What Happens to Air Pressure as You Move From the Troposphere to the Thermosphere?

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Water vapor, oxygen, nitrogen and other gases combine to create a mixture that makes life possible. These gases reside in five layers stacked vertically above the planet. Even though you don't feel the weight of the layers pressing upon you, molecules and atoms in those layers exert a force that scientists call pressure. Air pressure in the lowest layer, or troposphere, is much greater than the air pressure in the thermosphere, which sits on the edge of space.

Air Pressure Fundamentals

As the National Weather Service reports, air pressure is considerable if you sum the forces that molecules in all the atmospheric layers exert. In addition to dropping with altitude, air pressure can vary when a container heats up. Heat Increases molecular energy, which in turn causes molecules to exert more force on the container's boundary. Adding more molecules to a container also increases air pressure since there will be more molecules colliding with each other. Molecules in a layer can exert pressure in any direction.

Important Atmospheric Layers

You're probably most familiar with the troposphere because it's the one you live in. This layer, composed mostly of oxygen and nitrogen molecules, extends to an altitude of 8 to 15 kilometers (4.8 to 9.3 miles) depending on your latitude. All the planet's weather occurs within the troposphere. The stratosphere and mesosphere rise above the troposphere, with the mesophere's upper edge reaching 80 kilometers (49.7 miles). The thermosphere sits above the mesosphere, where the air is much thinner. Temperatures in the thermosphere can climb to 2,000 degrees Celsius (3,632 degrees Fahrenheit).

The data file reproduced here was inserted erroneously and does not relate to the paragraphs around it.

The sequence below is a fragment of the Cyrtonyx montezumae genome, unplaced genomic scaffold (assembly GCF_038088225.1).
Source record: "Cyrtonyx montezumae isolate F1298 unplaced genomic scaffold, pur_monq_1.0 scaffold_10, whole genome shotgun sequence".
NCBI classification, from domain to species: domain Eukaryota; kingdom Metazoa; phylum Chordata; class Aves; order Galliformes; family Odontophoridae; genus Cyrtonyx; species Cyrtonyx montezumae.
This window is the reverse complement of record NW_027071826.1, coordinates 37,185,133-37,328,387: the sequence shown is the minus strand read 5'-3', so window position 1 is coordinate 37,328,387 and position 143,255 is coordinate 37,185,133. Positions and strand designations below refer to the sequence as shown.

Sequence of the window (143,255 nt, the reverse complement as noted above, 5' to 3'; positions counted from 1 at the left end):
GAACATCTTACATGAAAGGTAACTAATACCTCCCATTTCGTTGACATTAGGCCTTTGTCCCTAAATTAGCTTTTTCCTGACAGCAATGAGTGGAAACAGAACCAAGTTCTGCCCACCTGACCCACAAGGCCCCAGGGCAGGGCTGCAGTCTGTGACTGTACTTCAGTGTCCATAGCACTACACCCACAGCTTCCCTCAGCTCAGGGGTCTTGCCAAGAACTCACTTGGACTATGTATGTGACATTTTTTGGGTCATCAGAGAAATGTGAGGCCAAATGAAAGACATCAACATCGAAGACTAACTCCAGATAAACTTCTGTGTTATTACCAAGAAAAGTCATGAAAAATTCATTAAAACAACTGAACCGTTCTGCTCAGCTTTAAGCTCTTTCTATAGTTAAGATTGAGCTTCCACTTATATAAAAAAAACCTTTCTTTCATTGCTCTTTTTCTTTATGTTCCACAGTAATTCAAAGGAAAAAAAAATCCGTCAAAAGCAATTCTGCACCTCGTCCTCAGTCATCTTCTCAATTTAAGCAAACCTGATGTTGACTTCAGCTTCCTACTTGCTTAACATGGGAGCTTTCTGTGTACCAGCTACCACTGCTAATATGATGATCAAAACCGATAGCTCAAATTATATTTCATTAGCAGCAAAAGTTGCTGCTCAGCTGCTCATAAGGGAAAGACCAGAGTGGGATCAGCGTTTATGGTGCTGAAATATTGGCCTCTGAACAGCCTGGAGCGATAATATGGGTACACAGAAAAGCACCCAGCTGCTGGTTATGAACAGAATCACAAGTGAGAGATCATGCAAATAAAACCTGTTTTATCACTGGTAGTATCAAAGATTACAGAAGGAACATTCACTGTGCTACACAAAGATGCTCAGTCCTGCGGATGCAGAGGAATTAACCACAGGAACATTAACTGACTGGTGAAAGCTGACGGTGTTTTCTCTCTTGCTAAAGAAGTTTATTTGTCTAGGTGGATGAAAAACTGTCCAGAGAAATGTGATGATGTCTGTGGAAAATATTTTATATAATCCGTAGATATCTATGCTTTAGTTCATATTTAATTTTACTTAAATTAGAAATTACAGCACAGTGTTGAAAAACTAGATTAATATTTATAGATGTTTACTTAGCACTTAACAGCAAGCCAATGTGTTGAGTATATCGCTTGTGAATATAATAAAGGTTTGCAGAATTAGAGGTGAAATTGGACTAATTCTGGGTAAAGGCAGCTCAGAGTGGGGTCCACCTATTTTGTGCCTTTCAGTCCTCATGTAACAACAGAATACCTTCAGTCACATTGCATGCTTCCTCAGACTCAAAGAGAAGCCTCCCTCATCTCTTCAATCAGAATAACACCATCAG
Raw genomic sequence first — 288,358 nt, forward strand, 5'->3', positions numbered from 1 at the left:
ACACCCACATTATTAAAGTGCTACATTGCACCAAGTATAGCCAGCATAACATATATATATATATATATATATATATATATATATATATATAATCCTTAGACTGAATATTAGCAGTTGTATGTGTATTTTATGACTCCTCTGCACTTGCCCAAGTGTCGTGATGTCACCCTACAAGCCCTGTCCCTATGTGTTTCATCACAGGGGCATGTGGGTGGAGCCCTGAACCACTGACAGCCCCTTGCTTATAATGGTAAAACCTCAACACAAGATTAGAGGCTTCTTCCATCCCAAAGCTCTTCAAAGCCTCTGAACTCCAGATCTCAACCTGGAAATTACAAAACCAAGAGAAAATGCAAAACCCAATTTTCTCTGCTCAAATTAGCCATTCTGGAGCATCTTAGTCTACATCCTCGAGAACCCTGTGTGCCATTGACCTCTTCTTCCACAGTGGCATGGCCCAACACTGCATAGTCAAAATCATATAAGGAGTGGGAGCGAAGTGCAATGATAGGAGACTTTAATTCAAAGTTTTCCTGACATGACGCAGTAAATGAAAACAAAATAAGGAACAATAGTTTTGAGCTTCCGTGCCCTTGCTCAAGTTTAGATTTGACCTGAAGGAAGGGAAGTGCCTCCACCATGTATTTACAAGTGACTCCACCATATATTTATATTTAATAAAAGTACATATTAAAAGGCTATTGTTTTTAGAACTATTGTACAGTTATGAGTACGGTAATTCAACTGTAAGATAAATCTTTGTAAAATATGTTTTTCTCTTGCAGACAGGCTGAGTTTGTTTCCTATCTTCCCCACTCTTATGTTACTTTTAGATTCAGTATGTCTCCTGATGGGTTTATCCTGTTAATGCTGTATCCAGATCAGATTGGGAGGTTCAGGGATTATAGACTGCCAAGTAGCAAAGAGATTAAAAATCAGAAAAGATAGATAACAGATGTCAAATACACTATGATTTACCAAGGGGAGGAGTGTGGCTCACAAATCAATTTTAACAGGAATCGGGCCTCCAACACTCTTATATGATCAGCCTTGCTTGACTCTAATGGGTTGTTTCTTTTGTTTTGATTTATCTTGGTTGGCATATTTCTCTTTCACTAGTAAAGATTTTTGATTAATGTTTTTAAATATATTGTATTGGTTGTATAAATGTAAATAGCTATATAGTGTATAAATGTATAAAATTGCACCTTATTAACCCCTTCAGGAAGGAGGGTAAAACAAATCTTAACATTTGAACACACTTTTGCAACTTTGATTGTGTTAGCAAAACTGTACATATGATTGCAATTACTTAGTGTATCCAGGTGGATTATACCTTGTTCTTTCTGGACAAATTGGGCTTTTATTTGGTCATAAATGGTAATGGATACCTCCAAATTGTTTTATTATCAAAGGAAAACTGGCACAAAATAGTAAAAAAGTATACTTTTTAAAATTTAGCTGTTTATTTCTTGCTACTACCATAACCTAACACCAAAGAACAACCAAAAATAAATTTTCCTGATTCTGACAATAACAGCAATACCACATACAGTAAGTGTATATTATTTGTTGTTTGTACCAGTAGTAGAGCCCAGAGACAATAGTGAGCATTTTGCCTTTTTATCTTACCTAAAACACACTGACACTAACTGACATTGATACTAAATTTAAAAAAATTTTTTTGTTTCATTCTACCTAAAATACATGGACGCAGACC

Pressure Vs. Altitude

Pressure in the troposphere varies depending on several factors. For instance, if you live at a higher altitude, the pressure will be less than when you travel to lower altitudes. Pressure also changes as weather patterns move through areas. The standard air pressure at sea level is 14.7 pounds per square inch, or about 100 kilopascals. Air pressure is so minimal at the top of the thermosphere that an air molecule can travel large distances before hitting another air molecule.

Air Pressure and You

Air pressure drops about 3.5 millibars per 30 meters (100 feet) as altitude increases. This drop is more pronounced if the air is cold because cold air is denser than warm air. A millibar is a unit of measure that's equivalent to about 0.0145 pounds per square inch. Air pressure is important because you cannot survive if pressure falls too low. At 16,764 meters (55,000 feet), your body's water vapor appears to boil. Above 19,812 meters (65,000 feet), you'll need protective equipment to stay alive.

References

About the Author

After majoring in physics, Kevin Lee began writing professionally in 1989 when, as a software developer, he also created technical articles for the Johnson Space Center. Today this urban Texas cowboy continues to crank out high-quality software as well as non-technical articles covering a multitude of diverse topics ranging from gaming to current affairs.

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